And first, they taught us with one consent that
God made all things out of nothing; for nothing was coeval with God: but He being His own place, and wanting nothing, and existing before the ages, willed to make man by whom He might be known; for him, therefore, He prepared the world. For he that is created is also needy; but he that is uncreated stands in need of nothing. God, then, having His own Word internal within His own bowels, begat Him, emitting Him along with His own wisdom before all things. He had this Word as a helper in the things that were created by Him, and by Him He made all things. He is called "governing principle" [arkh], because He rules, and is Lord of all things fashioned by Him. He, then, being Spirit of God, and governing principle, and wisdom, and power of the highest, came down upon the prophets, and through them spoke of the creation of the world and of all other things. For the prophets were not when the world came into existence, but the wisdom of God which was in Him, and His holy Word which was always present with Him (Ad Autolycum 2.10).
For the sun is a type of God, and the moon of man. And as the sun far surpasses the moon in power and glory, so far does God surpass man. And as the sun remains ever full, never becoming less, so does God always abide perfect, being full of all power, and understanding, and wisdom, and immortality, and all good. But the moon wanes monthly, and in a manner dies, being a type of man; then it is born again, and is crescent, for a pattern of the future resurrection. In like manner also the three days which were before the luminaries, are types of the Trinity, of God, and His Word, and His wisdom. And the fourth is the type of man, who needs light, that so there may be God, the Word, wisdom, man. Wherefore also on the fourth day the lights were made (Ad Autolycum 2.15).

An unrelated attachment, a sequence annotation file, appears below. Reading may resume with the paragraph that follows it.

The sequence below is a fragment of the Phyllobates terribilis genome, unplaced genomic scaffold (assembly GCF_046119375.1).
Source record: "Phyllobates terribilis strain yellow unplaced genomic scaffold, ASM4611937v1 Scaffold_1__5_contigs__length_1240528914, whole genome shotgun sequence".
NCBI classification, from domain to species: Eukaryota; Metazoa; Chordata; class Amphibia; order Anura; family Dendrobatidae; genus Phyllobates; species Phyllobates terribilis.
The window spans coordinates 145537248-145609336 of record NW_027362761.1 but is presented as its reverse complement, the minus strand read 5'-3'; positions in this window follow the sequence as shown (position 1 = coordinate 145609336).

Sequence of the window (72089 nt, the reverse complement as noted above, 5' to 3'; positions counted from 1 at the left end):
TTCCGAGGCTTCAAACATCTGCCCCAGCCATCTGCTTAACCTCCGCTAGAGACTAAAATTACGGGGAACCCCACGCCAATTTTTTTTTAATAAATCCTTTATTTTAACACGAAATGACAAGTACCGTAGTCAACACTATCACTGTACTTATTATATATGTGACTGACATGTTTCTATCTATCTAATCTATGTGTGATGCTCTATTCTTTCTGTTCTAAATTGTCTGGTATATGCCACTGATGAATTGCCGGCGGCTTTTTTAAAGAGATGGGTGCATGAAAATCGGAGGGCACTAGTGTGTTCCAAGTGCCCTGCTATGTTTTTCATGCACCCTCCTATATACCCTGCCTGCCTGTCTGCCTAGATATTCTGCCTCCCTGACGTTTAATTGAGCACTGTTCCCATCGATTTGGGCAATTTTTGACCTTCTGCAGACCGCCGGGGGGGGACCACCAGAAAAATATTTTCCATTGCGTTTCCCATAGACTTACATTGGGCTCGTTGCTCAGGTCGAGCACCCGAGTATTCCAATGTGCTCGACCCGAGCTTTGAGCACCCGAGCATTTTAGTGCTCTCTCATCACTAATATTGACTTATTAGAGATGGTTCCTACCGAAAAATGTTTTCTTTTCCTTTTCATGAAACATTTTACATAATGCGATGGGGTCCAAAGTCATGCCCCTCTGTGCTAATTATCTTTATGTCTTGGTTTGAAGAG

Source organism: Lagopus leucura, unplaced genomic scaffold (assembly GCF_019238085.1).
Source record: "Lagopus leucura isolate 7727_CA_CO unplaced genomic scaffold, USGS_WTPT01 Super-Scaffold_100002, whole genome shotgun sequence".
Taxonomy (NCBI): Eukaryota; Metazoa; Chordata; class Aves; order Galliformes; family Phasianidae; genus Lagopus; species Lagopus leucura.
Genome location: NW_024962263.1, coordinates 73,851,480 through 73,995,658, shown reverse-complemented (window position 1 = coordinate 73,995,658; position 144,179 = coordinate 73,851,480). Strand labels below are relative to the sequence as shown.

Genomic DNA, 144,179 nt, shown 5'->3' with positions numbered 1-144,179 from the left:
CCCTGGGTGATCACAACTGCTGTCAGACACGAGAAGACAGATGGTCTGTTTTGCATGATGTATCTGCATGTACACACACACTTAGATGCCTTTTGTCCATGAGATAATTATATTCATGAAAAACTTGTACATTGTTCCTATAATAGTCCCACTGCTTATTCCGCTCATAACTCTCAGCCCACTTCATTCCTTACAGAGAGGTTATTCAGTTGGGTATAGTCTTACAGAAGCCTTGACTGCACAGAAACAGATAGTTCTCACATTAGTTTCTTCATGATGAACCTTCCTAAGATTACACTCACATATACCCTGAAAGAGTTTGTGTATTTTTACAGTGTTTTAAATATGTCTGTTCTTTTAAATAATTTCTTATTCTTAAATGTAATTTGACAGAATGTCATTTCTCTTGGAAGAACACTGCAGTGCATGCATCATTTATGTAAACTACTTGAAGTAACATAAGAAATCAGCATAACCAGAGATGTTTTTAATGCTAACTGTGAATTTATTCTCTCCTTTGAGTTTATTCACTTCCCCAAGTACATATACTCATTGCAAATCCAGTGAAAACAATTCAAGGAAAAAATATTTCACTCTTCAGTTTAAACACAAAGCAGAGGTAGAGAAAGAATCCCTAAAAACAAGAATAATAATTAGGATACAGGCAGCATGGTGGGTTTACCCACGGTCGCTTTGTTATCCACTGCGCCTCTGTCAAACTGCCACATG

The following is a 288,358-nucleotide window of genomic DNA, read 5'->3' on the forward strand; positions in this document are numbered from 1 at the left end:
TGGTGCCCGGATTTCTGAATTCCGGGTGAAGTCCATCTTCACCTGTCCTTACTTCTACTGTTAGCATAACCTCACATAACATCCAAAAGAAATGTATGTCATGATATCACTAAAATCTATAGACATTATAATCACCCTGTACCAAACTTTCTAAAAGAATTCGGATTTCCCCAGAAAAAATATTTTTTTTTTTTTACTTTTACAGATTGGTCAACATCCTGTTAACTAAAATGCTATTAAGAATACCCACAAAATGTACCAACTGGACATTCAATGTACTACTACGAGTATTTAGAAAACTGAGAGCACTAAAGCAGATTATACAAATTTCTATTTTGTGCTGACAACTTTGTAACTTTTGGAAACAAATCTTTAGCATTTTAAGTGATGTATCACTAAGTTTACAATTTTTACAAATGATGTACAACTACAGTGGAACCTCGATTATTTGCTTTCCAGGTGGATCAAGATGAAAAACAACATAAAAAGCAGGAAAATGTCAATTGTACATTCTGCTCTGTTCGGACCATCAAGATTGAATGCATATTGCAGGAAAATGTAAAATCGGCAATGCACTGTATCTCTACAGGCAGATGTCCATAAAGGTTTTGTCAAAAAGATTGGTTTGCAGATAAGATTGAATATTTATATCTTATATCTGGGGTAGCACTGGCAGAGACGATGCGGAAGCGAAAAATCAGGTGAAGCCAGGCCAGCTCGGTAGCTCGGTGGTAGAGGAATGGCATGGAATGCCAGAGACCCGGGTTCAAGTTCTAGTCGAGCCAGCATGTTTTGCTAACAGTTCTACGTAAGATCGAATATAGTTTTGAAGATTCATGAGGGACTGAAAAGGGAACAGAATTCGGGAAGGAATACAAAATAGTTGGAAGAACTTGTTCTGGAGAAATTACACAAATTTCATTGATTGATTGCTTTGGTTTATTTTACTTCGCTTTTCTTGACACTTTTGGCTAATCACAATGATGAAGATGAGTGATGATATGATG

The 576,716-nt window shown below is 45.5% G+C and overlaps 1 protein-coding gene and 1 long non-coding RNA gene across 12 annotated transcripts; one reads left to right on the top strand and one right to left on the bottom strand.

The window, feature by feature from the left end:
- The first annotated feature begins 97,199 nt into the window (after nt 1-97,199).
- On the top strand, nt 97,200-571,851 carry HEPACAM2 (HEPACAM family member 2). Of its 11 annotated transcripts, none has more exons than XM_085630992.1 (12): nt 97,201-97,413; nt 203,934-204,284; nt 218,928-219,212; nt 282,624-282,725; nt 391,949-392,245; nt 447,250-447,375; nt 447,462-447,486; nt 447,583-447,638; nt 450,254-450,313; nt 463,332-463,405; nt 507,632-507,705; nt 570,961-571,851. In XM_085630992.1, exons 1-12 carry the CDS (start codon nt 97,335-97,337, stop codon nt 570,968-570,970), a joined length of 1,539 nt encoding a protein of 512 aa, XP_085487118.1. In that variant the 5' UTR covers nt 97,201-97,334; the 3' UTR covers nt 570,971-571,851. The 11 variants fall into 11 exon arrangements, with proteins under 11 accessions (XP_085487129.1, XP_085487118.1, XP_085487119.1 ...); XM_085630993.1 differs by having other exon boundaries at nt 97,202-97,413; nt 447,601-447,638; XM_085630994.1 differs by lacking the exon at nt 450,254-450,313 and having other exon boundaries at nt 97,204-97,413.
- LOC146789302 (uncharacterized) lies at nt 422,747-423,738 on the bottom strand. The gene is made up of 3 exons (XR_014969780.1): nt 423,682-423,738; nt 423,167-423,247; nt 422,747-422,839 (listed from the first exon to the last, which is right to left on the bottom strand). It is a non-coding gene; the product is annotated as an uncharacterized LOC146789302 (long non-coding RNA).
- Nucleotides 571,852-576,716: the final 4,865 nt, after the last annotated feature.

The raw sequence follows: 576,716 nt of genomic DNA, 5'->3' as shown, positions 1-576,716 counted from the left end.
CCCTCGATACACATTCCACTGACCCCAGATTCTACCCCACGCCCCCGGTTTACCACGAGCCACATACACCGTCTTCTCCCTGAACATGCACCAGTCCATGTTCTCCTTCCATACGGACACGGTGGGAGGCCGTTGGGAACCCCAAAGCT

But as to what relates to the creation of man, his own creation cannot be explained by man, though it is a succinct account of it which holy Scripture gives. For when God said, "Let Us make man in Our image, after Our likeness," He first intimates the dignity of man. For God having made all things by His Word, and having reckoned them all mere bye-works, reckons the creation of man to be the only work worthy of His own hands. Moreover, God is found, as if needing help, to say, "Let Us make man in Our image, after Our likeness." But to no one else than to His own Word and wisdom did He say, "Let Us make." And when He had made and blessed him, that he might increase and replenish the earth, He put all things under his dominion, and at his service; and He appointed from the first that he should find nutriment from the fruits of the earth, and from seeds, and herbs, and acorns, having at the same time appointed that the animals be of habits similar to man's, that they also might eat of an the seeds of the earth (Ad Autolycum 2.18).
Certain scholars write (in agreement with my assessment of Theophilus):
I think that all of this Trinitarian language
is derived from the modern historian's anticipation of later theological
developments and, therefore, is anachronistic when directed
towards Theophilus. Theophilus does not speak of plurality
within the so-called Godhead, let alone present a primitive or
alternative form of the Trinity.
Quoted from Rick Rogers, Theophilus of Antioch: The Life and Thought of a Second
Century Bishop (Lanham, Boulder, New York and Oxford: Lexington Books,
Robert M. Grant states:
A passage in Theophilus of Antioch is sometimes invoked for the doctrine of the Trinity, but it proves nothing. He is offering symbolical exegesis of the 'days' of creation in Genesis (Grant
Stanley Burgess comments about Theophilus' so-called Trinity as follows:
The members of the Trinity are not named as Father, Son, and Holy Spirit,
however; rather, they are God, His Word (Logos), and His Wisdom (Burgess 32).